To learn about how to become a court reporter in Kentucky you can consult the following step-by-step guide:
|Become Qualified for Court Reporter Jobs in Kentucky|
|Keep up with Developments in the Field|
|Working Environment in Kentucky|
Court reporters in Kentucky work with the judiciary branch at all levels, and last year that meant providing a written record for over 50,000 civil suits alone, and altogether justices heard over 100,000 cases state-wide in circuit courts.
Earning an average salary of $30,870 in 2012, the court reporter profession is projected to grow into the future at a faster rate than the national job average.
Step 1. Becoming Qualified for Court Reporter Jobs in Kentucky
For the average person, typing on a phonetically chorded stenotype keyboard does not come naturally, let alone typing on this at speeds over 225 words per minute. However this speed is a typical expectation for stenographers across the state, and that is why obtaining the proper court reporter training is essential.
Kentucky court reporting schools prepare you to be a competitive candidate in the field and there are two-year associate degree programs and certifications available throughout the state at both technical and community colleges, as well as through online programs. A typical curriculum includes:
- Speed building tests
- Steno writing
- Pretrial and court trial preparation
- Rapid data entry for meetings, depositions, and medical transcribing
- Shorthand and stenotype theories/methods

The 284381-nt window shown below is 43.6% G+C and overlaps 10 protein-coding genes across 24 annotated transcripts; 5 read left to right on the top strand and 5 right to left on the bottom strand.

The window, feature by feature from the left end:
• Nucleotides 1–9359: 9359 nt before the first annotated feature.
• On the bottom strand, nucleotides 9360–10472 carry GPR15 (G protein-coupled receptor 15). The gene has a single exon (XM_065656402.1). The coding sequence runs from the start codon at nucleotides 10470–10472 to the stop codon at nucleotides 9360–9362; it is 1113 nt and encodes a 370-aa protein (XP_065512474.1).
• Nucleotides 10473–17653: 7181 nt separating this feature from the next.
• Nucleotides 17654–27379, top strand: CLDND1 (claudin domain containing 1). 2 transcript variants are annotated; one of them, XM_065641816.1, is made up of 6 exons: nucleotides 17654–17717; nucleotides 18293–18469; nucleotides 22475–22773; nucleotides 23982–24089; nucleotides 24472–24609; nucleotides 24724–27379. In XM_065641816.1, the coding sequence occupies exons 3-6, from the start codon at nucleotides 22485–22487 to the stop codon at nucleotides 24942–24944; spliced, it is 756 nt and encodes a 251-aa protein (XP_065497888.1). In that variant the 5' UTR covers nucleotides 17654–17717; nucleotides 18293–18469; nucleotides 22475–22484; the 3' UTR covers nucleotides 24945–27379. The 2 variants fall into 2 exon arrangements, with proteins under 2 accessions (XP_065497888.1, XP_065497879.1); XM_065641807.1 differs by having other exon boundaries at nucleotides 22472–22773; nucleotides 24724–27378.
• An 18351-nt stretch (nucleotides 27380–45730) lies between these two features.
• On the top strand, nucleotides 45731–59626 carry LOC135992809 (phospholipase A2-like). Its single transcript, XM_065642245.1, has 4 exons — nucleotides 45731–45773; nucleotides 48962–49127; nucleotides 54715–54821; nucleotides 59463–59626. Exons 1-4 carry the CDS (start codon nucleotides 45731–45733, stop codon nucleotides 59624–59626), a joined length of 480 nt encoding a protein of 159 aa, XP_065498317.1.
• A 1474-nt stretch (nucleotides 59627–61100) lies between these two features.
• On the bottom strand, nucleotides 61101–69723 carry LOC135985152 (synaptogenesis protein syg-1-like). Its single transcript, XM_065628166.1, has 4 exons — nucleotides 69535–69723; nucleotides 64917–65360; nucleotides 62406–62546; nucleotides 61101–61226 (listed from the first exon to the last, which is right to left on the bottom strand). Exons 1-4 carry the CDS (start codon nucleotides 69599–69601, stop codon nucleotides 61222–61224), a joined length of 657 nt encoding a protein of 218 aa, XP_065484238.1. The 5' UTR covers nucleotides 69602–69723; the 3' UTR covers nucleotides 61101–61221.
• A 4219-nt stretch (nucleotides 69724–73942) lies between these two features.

Explore Other Education Options Related to Criminal Justice and Legal Studies
Here you’ll find schools that offer certificate and degree programs well suited to a career in legal assisting, law office management and the paralegal profession.
Step 2. Keeping up with Developments in the Field
One of the most important things you can do as a court reporter is to stay abreast of the Kentucky Legislature with any new laws regarding the practice of court reporting in the state. Although currently there are no official court reporter license requirements, regulations can and do change, and it is in your best interest to be prepared. For example, in February of 2011 the Kentucky State Assembly was considering Senate Bill 60 that would have required court reporters in the state to have become licensed through a national examination.
Aside from legislation affecting court reporters, it is also important to keep up on the latest technological developments in your field. Although the profession of court reporting has existed since the Roman Empire, there have been technological innovations that have revolutionized the field, such as the stenotype and more recently digital recording, computer advancement, and the steno mask. Using the latest technology can give you a competitive edge over other court reporters.
Many court reporters thought that with the advent of digital recording their livelihood was threatened, and a few officials including the Governor of California even called for replacing all court reporters with digital recording devices. However experts familiar with the industry quickly realized this technological development should not be viewed as a threat because it could not replace the discriminating mind of a professional transcriptionist, who can transcribe multiple voices at once, and incidentally can work when the power goes out. However this is not to say that you should not keep an ear to the ground for other technological developments that may affect your industry.